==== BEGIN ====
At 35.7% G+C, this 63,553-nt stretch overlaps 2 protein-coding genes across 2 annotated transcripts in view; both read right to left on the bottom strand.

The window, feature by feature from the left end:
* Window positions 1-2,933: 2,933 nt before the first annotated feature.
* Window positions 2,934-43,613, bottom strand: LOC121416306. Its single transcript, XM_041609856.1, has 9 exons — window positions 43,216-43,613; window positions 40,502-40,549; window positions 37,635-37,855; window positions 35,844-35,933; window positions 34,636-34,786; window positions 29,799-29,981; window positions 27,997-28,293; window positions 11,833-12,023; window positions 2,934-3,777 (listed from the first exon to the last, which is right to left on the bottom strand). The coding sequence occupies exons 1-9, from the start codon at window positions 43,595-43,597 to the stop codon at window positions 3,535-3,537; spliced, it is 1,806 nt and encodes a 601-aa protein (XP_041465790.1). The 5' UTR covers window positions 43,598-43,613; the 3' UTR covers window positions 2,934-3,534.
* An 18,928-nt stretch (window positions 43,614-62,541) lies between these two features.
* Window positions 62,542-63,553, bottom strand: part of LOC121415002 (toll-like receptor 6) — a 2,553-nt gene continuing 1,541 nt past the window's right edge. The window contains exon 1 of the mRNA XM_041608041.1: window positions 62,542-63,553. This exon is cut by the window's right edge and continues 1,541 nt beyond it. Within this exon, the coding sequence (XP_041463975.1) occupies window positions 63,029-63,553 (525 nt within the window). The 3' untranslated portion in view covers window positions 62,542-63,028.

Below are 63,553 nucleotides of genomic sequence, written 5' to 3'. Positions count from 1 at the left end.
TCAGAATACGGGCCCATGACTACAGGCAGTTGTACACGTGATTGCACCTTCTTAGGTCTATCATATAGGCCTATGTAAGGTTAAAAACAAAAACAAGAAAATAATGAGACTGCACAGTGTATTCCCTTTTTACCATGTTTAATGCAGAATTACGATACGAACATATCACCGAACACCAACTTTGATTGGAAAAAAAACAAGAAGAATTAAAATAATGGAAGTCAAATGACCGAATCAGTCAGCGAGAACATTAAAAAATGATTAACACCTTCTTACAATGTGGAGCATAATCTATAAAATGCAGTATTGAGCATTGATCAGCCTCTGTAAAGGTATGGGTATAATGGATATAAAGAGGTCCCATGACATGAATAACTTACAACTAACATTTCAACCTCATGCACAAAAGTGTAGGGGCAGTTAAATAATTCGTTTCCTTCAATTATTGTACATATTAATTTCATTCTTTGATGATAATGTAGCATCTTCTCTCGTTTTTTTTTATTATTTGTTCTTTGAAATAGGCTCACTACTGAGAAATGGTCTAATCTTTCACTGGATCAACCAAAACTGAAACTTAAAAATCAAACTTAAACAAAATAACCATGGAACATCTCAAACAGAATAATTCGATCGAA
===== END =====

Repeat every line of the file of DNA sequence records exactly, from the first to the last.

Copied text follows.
At 35.7% G+C, this 63,553-nt stretch overlaps 2 protein-coding genes across 2 annotated transcripts in view; both read right to left on the bottom strand.

The window, feature by feature from the left end:
* Window positions 1-2,933: 2,933 nt before the first annotated feature.
* Window positions 2,934-43,613, bottom strand: LOC121416306. Its single transcript, XM_041609856.1, has 9 exons — window positions 43,216-43,613; window positions 40,502-40,549; window positions 37,635-37,855; window positions 35,844-35,933; window positions 34,636-34,786; window positions 29,799-29,981; window positions 27,997-28,293; window positions 11,833-12,023; window positions 2,934-3,777 (listed from the first exon to the last, which is right to left on the bottom strand). The coding sequence occupies exons 1-9, from the start codon at window positions 43,595-43,597 to the stop codon at window positions 3,535-3,537; spliced, it is 1,806 nt and encodes a 601-aa protein (XP_041465790.1). The 5' UTR covers window positions 43,598-43,613; the 3' UTR covers window positions 2,934-3,534.
* An 18,928-nt stretch (window positions 43,614-62,541) lies between these two features.
* Window positions 62,542-63,553, bottom strand: part of LOC121415002 (toll-like receptor 6) — a 2,553-nt gene continuing 1,541 nt past the window's right edge. The window contains exon 1 of the mRNA XM_041608041.1: window positions 62,542-63,553. This exon is cut by the window's right edge and continues 1,541 nt beyond it. Within this exon, the coding sequence (XP_041463975.1) occupies window positions 63,029-63,553 (525 nt within the window). The 3' untranslated portion in view covers window positions 62,542-63,028.

Below are 63,553 nucleotides of genomic sequence, written 5' to 3'. Positions count from 1 at the left end.
TCAGAATACGGGCCCATGACTACAGGCAGTTGTACACGTGATTGCACCTTCTTAGGTCTATCATATAGGCCTATGTAAGGTTAAAAACAAAAACAAGAAAATAATGAGACTGCACAGTGTATTCCCTTTTTACCATGTTTAATGCAGAATTACGATACGAACATATCACCGAACACCAACTTTGATTGGAAAAAAAACAAGAAGAATTAAAATAATGGAAGTCAAATGACCGAATCAGTCAGCGAGAACATTAAAAAATGATTAACACCTTCTTACAATGTGGAGCATAATCTATAAAATGCAGTATTGAGCATTGATCAGCCTCTGTAAAGGTATGGGTATAATGGATATAAAGAGGTCCCATGACATGAATAACTTACAACTAACATTTCAACCTCATGCACAAAAGTGTAGGGGCAGTTAAATAATTCGTTTCCTTCAATTATTGTACATATTAATTTCATTCTTTGATGATAATGTAGCATCTTCTCTCGTTTTTTTTTATTATTTGTTCTTTGAAATAGGCTCACTACTGAGAAATGGTCTAATCTTTCACTGGATCAACCAAAACTGAAACTTAAAAATCAAACTTAAACAAAATAACCATGGAACATCTCAAACAGAATAATTCGATCGAA